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Gadolinium-enhanced MRI was used to evaluate 10 patients with Bell’s palsy and one patient with facial paralysis secondary to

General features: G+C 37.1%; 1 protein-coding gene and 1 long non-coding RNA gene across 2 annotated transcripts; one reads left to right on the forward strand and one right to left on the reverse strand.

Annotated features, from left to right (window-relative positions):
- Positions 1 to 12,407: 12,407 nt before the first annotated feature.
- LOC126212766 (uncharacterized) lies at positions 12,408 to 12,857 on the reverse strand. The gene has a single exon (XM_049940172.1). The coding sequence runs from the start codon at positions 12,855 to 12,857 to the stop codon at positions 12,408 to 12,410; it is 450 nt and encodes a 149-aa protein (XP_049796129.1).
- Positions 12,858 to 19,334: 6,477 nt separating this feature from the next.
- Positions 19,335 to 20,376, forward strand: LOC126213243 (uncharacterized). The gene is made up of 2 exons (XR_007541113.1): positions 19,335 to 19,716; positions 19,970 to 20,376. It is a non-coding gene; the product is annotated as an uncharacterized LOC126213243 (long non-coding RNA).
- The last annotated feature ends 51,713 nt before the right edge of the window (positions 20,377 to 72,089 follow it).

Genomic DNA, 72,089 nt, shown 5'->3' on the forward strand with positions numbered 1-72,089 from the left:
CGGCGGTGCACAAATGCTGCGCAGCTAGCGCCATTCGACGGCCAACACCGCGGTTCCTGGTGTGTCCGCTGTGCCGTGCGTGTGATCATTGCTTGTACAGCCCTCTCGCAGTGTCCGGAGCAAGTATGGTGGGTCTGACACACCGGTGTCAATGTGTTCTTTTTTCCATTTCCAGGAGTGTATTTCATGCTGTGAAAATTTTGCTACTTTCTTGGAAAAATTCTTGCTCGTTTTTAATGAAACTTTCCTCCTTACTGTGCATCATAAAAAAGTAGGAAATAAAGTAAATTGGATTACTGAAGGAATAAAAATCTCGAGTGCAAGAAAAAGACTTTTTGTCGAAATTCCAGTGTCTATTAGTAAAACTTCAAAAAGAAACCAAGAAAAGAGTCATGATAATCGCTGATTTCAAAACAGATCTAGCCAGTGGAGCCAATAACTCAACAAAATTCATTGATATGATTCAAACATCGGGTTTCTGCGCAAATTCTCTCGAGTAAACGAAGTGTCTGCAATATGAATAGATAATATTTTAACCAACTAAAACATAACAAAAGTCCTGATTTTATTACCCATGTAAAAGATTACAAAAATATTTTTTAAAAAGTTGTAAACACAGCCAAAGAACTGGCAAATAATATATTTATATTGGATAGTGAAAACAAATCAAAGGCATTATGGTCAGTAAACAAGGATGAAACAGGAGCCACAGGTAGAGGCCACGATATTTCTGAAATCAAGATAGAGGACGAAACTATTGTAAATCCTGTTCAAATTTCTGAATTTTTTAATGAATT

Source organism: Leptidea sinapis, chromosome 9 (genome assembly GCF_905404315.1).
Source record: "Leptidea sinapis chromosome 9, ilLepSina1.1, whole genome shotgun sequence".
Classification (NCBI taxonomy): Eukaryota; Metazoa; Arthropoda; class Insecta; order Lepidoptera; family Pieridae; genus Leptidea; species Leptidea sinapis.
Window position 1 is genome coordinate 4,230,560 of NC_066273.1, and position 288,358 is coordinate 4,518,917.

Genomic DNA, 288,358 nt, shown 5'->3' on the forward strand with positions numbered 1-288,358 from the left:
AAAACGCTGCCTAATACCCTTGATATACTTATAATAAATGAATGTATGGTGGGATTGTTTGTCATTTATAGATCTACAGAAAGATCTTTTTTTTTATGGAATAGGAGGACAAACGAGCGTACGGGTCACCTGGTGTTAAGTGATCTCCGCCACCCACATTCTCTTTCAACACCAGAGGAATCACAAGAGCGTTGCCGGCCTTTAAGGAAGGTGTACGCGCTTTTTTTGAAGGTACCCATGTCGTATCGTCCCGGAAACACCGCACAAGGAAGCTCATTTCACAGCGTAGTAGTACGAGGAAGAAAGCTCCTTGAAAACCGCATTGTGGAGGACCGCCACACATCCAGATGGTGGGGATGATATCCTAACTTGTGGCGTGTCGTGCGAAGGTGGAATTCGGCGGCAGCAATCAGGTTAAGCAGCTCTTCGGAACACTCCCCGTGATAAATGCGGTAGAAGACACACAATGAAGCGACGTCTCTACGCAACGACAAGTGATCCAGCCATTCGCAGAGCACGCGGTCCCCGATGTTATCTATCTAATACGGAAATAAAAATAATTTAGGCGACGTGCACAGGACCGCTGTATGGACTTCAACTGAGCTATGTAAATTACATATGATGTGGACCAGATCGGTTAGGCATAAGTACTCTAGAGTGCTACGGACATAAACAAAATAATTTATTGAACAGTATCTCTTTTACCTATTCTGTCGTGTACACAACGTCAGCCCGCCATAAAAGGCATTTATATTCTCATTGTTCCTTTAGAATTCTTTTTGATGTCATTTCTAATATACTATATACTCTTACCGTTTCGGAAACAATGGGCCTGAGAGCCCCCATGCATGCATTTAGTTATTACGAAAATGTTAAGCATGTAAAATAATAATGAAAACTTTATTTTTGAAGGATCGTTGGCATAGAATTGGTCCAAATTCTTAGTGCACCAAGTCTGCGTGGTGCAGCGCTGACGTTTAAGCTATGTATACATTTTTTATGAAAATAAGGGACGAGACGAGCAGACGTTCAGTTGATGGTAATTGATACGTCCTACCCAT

Lyme disease. Nine of the eleven patients showed increased signal intensity of their facial nerve with gadolinium-enhanced MRI. In all nine patients, the facial nerve was involved at the labyrinthine, geniculate ganglion and proximal tympanic portions of the facial nerve, while two of the nine patients also had involvement of the mastoid segment of the facial nerve. Patients whose facial nerve enhancement was limited to the labyrinthine, geniculate ganglion and proximal tympanic facial nerve ultimately had complete return of facial function. Patients whose facial nerve enhanced in the mastoid segment experienced incomplete return of facial function. Gadolinium is effective in localizing the site of inflammation during facial paralysis. Those patients with enhancement localized to the labyrinthine, geniculate ganglion and proximal tympanic segments were more likely to regain complete facial function. In contrast, patients who had enhancement of the mastoid segment of the facial nerve had poorer prognoses for complete return of facial function.